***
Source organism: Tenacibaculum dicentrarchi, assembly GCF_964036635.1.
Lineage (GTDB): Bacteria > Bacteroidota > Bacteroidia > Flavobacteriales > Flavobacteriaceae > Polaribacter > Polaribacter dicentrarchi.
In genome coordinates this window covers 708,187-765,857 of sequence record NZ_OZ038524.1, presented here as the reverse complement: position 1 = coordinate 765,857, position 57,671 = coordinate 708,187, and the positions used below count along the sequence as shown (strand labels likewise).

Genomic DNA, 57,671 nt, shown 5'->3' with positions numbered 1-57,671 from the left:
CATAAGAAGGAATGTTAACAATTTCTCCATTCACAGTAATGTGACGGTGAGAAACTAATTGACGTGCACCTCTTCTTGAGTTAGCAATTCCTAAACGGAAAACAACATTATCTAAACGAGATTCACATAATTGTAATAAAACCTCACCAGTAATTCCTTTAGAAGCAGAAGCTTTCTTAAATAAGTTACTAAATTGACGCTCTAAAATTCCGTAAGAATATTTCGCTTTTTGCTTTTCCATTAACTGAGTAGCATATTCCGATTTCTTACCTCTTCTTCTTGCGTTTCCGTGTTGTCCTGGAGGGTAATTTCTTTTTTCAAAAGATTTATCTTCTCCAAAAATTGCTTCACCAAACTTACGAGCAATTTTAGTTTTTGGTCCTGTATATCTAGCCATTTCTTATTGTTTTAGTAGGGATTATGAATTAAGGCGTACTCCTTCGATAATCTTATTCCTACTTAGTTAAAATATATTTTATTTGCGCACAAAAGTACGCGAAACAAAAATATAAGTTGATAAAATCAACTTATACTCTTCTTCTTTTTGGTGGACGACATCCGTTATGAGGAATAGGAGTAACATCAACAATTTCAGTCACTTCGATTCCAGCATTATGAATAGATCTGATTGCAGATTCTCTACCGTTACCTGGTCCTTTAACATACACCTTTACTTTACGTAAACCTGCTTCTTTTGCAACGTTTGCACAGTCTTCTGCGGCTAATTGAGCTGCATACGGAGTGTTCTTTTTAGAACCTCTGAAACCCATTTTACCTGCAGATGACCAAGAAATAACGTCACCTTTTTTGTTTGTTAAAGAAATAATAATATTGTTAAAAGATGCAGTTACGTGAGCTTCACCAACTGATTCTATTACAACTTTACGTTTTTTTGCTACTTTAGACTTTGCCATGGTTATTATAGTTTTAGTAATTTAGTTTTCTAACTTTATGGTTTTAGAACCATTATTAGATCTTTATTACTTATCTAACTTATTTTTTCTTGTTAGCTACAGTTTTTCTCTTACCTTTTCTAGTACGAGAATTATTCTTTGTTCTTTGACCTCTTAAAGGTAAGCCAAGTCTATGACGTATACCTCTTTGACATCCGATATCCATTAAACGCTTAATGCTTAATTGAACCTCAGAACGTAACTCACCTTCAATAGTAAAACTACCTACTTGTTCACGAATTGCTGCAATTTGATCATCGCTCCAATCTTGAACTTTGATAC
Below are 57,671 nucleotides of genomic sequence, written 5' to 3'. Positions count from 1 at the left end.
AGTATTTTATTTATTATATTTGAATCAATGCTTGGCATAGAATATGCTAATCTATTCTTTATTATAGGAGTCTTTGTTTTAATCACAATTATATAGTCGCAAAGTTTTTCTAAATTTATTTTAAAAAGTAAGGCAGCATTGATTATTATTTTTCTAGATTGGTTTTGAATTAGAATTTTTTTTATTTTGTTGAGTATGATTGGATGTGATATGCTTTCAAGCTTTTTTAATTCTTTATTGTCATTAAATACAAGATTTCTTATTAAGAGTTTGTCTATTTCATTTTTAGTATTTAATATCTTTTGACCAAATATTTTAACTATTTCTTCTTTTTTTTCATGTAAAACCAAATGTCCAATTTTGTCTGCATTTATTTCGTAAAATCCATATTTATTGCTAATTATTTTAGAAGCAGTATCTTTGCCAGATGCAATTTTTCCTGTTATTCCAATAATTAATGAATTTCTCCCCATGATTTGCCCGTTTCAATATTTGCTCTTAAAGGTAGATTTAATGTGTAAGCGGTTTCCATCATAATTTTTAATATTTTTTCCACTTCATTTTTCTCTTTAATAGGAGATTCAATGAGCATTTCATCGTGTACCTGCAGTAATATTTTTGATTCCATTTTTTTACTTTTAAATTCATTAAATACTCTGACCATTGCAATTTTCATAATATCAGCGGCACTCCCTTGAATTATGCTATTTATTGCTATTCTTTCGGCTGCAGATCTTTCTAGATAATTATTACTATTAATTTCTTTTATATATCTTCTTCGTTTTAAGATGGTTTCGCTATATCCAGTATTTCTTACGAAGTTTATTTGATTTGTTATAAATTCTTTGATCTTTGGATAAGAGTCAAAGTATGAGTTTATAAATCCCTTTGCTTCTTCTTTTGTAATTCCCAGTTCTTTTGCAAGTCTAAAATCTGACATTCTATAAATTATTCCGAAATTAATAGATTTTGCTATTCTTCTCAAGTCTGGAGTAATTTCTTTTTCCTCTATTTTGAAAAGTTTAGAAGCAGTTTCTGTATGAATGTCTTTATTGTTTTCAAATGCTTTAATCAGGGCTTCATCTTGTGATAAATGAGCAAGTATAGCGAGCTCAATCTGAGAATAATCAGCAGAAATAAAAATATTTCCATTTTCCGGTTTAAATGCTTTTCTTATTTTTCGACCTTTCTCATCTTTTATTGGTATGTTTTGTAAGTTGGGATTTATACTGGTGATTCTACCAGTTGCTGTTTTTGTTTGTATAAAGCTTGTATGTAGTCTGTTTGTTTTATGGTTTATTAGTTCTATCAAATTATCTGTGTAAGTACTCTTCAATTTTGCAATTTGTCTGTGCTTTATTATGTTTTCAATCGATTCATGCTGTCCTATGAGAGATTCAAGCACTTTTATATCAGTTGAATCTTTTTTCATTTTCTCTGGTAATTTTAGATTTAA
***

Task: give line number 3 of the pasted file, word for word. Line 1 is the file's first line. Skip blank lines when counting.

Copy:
In genome coordinates this window covers 708,187-765,857 of sequence record NZ_OZ038524.1, presented here as the reverse complement: position 1 = coordinate 765,857, position 57,671 = coordinate 708,187, and the positions used below count along the sequence as shown (strand labels likewise).